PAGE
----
How To Get Heard By the 4 DISC Listening Styles

Are you actively conscious of the fact that you have a different listening style from some of your colleagues?

Have you paused to reflect on how your Listening Style influences how you receive and process information and how that impacts team dynamics?

Do you engage your colleagues based on their preferred Listening Styles?

In this Productivity Enhancement Newsletter, we share practical tips for improving your communication skills by exploring this important but overlooked issue.


Our classification of the Listening Styles is grounded in the widely used DISC Framework and behavioural assessments.



Thus, we have:

  • Listening from Dominance
  • Listening from Influence
  • Listening from Steadiness
  • Listening from Conscientiousness 



Keys to getting heard when communicating with someone who listens from the Dominance behavioural quadrant include:

  1. Getting to the bottom line quickly. Limit the preamble and get to the essence of what the communication is about.
  2. Present with confidence. If you appear unsure of yourself and are apparently doubtful about your content, why should others give credence to it?
  1. "Ask don't tell" and "Suggest versus commanding" are important watchwords that should guide your communication. This is so regardless of the power distance between you and your audience!


  1. Engage. Engage. Engage. Interpersonal connection is important to individuals with a preference for the Influence behavioural toolkit. Reach out to them at a personal level.
  2. Keep it simple. This should apply to all styles. The I-Style Listener will readily find more interesting things to do with their attention than to wade through a ponderous presentation.
  1. See if you can share an experience in which they can participate. That will bring relevance into the mix and improve your chances of engaging them. You may get the bonus of gaining and active supporter of your ideas.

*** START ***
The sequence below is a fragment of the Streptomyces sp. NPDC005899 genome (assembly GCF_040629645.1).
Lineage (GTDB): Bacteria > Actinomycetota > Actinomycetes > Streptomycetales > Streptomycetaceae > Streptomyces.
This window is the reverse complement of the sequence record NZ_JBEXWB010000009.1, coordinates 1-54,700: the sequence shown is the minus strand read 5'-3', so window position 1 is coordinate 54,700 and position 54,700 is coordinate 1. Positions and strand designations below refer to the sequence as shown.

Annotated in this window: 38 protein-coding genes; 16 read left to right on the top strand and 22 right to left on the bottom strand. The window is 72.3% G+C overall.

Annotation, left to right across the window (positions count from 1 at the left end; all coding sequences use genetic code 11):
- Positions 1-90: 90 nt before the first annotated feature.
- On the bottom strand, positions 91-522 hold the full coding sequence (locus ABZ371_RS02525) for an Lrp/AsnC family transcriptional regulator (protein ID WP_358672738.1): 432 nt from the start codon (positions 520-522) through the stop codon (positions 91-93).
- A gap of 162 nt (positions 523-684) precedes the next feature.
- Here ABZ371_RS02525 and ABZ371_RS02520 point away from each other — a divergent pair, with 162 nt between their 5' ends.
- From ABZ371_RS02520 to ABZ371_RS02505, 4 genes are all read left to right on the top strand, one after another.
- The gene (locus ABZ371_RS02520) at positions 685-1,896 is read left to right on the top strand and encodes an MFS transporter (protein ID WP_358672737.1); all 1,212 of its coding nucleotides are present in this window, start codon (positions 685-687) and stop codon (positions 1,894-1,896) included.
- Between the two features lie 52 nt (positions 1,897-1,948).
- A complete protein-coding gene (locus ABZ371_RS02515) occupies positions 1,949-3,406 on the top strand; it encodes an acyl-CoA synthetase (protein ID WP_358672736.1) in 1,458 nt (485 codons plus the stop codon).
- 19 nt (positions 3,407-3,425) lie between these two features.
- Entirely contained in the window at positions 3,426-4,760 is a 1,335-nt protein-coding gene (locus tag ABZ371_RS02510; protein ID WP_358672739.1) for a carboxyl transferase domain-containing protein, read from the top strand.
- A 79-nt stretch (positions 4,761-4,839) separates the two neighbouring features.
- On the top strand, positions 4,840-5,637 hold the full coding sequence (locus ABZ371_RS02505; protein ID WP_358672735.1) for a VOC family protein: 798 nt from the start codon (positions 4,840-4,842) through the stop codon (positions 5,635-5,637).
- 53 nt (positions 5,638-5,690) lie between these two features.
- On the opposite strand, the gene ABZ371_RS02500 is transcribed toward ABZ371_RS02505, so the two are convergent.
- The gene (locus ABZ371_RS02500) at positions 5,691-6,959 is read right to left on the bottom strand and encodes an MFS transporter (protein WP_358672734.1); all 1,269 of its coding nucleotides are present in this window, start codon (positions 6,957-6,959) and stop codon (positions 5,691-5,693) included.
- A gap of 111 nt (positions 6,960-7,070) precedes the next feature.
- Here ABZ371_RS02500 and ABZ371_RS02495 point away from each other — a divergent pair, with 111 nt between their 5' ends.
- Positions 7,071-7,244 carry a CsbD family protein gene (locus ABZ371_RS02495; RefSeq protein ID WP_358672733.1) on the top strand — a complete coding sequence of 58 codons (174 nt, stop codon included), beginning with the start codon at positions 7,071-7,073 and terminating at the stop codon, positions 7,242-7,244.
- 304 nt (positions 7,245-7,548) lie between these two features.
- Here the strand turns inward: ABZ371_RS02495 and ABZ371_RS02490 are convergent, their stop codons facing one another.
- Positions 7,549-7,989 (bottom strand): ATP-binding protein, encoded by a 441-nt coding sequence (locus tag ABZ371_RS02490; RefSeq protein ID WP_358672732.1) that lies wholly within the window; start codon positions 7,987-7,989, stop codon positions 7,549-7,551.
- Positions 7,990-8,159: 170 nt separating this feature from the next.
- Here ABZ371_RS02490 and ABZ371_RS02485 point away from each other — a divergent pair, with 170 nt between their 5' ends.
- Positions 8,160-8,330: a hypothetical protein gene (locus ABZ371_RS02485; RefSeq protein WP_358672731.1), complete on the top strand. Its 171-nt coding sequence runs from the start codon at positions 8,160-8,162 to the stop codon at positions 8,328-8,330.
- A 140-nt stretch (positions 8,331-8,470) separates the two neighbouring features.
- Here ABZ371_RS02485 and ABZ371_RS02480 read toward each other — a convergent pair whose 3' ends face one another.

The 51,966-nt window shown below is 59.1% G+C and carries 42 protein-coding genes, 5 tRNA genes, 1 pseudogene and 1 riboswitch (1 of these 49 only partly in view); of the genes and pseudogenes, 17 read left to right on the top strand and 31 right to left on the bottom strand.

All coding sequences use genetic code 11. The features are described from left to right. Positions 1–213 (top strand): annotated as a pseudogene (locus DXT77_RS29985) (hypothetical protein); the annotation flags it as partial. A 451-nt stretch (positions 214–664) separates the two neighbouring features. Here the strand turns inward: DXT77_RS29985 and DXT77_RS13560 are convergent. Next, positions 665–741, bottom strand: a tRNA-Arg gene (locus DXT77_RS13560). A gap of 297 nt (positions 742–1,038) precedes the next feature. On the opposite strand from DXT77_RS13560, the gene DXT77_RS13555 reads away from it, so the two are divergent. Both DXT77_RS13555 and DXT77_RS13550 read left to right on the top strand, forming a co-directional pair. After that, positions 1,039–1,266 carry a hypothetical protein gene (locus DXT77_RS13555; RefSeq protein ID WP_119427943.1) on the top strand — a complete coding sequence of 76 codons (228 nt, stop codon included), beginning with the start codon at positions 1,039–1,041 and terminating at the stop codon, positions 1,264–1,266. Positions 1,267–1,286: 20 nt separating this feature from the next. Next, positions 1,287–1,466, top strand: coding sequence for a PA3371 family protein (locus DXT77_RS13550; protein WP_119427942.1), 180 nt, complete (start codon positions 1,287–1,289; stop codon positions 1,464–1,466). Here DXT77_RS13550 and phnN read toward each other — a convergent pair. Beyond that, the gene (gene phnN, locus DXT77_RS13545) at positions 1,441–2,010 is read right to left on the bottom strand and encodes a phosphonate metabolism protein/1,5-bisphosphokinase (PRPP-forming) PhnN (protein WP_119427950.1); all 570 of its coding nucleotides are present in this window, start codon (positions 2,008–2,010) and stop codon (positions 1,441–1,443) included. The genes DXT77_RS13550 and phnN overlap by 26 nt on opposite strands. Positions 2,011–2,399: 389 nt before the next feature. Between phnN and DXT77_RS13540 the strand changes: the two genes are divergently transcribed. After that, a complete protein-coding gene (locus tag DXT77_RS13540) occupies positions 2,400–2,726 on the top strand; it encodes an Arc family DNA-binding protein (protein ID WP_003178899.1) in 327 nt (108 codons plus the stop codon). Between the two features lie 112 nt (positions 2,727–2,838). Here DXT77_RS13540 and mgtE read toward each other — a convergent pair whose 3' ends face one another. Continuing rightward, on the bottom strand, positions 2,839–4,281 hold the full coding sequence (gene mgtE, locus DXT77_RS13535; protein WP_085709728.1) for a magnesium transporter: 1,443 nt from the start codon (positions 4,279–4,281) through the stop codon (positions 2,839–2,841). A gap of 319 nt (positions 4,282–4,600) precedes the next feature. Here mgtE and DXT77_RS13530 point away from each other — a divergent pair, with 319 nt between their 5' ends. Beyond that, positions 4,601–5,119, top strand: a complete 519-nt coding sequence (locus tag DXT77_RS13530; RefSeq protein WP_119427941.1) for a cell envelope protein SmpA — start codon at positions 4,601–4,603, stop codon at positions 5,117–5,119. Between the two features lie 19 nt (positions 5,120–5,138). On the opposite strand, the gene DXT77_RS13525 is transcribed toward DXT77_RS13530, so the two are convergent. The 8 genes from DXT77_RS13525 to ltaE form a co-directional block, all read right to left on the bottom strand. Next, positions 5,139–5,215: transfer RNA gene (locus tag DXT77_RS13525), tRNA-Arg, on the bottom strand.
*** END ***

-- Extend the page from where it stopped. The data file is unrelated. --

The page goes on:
1. Focus on engendering trust! Eye contact. Be yourself. No pretenses. Transparency. "I don't know, but I will check it out and advise you."
  2. Speak from the perspective of answering "How to" questions. Ideas are great but how am I to execute them? What are the next steps? Where do I start? 
  1. Provide assurance of ongoing support along the journey. Roadmap. Compass. Guide.


  1. Appeal to logic. Present you arguments such that a critical thinker can relate to your conclusions. Starting from a faulty premise is an immediate disqualifier for ongoing credibility.
  2. Incorporate reliable evidence and data wherever possible. Do not rely on the power of your opinion - regardless of who you are. Also, do not overestimate your capacity to be persuasive.
  1. Be ready for tough questioning. You are likely to have to go through rigorous probing before being able to get buy-in.


But, how do I recognize what Listening Style the other party is using.

Training is available to guide you into recognizing and relating appropriately to different behavioural styles.

Our publication “How DISCerning Communication Drives Teamwork” has been helpful to many. 

Request your copy HERE



Invite us in to facilitate a “High Performing Team Initiative” for you and your team. Read what our clients have to say about us

But, I don’t accept the concept that there are only four types of people.

The faulty premise is the source of your challenge. The DISC Framework is a classification of behaviours – NOT people! I refer to the 4 large bags of behavioural tools that we use to navigate through life. It is never to be used to paste labels on individuals.

Classifications are essential to understanding things and making sense of life. We go to great pains to teach our children the difference between nouns and verbs. Without the use of classification, language becomes even more challenging.

Similarly, being able to have a classification that helps us to recognize behaviours and to seek appropriate responses to those behaviours is of great benefit to communicating more effectively with others.